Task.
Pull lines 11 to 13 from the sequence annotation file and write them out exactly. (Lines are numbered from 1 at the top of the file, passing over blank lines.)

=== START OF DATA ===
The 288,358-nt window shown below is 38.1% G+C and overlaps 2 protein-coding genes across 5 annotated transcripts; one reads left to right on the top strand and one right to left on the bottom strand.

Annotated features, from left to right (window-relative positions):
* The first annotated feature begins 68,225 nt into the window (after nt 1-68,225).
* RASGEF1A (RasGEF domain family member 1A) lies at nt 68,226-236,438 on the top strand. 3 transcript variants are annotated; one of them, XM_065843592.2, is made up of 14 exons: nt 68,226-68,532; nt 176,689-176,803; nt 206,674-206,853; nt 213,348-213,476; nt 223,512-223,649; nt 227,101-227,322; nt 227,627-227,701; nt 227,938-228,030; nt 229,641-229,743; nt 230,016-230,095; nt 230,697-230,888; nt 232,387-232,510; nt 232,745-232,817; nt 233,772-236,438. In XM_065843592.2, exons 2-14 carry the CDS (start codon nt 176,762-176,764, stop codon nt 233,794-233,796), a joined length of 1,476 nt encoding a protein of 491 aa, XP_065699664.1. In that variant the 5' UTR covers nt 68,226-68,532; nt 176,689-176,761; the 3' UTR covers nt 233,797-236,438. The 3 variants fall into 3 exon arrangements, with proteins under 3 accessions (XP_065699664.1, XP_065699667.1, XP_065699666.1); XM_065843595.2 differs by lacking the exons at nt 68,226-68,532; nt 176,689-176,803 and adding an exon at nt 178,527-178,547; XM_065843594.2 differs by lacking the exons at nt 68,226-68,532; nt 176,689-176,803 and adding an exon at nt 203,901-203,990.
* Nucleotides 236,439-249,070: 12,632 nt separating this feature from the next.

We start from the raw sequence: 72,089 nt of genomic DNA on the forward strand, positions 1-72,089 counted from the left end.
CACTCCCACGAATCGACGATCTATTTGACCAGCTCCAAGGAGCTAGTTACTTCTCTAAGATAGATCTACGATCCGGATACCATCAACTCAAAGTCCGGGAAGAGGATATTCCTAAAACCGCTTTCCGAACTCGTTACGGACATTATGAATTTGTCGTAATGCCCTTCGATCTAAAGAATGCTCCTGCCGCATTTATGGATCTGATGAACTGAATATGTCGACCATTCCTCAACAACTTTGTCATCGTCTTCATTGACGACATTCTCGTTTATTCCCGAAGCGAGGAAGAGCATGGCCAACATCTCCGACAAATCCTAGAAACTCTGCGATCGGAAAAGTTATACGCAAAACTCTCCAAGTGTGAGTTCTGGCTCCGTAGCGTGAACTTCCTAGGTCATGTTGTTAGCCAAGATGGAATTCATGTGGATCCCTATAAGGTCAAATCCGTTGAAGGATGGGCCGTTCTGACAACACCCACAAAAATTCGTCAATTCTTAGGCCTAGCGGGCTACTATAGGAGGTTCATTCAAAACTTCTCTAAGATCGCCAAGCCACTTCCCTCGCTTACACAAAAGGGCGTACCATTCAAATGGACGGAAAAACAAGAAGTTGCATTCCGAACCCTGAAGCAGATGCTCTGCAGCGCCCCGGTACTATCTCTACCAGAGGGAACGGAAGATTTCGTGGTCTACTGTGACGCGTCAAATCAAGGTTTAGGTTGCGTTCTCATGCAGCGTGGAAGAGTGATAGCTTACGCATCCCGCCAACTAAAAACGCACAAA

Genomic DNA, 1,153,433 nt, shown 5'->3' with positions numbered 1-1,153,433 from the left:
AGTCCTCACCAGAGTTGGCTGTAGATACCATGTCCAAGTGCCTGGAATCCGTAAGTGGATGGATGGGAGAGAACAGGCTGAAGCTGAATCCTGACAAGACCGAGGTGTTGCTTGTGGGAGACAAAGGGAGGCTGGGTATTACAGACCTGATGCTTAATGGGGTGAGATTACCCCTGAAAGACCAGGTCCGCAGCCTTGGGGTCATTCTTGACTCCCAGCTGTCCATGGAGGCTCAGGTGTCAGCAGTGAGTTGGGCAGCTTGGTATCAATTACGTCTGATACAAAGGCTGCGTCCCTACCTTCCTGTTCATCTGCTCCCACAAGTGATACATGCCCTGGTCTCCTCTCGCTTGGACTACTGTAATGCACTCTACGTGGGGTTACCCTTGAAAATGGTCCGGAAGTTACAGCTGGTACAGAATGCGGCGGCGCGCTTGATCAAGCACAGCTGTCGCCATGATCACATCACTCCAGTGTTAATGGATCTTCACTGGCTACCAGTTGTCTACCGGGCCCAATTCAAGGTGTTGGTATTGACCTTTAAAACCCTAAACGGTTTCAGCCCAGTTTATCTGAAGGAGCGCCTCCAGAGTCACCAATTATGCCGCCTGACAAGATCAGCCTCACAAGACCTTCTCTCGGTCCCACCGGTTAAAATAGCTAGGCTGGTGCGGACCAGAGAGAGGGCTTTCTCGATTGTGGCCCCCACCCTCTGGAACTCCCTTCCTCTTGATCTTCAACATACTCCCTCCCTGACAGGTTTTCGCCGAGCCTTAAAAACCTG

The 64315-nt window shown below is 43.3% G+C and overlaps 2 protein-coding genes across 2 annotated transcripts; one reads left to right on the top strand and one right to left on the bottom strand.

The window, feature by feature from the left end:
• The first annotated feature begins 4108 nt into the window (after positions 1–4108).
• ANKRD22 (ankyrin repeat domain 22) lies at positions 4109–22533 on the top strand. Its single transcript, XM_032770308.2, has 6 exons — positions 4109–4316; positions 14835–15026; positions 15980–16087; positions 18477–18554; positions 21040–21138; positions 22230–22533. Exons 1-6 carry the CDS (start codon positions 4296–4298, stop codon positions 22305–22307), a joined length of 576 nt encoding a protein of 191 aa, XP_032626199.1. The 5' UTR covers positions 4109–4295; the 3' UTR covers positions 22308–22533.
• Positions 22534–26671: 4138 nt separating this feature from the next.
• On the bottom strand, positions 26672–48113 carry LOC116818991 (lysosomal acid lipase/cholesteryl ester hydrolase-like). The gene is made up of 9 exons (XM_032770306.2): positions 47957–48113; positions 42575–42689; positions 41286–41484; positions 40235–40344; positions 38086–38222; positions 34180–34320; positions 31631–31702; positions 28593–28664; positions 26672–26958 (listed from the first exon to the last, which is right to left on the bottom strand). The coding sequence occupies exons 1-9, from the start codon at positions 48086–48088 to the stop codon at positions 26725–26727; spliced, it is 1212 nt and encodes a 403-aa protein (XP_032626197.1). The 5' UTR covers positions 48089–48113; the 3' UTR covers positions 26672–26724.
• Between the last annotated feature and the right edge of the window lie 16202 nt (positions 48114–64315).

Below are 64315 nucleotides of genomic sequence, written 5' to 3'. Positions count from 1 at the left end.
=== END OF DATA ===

The window, feature by feature from the left end:
• The first annotated feature begins 4108 nt into the window (after positions 1–4108).
• ANKRD22 (ankyrin repeat domain 22) lies at positions 4109–22533 on the top strand. Its single transcript, XM_032770308.2, has 6 exons — positions 4109–4316; positions 14835–15026; positions 15980–16087; positions 18477–18554; positions 21040–21138; positions 22230–22533. Exons 1-6 carry the CDS (start codon positions 4296–4298, stop codon positions 22305–22307), a joined length of 576 nt encoding a protein of 191 aa, XP_032626199.1. The 5' UTR covers positions 4109–4295; the 3' UTR covers positions 22308–22533.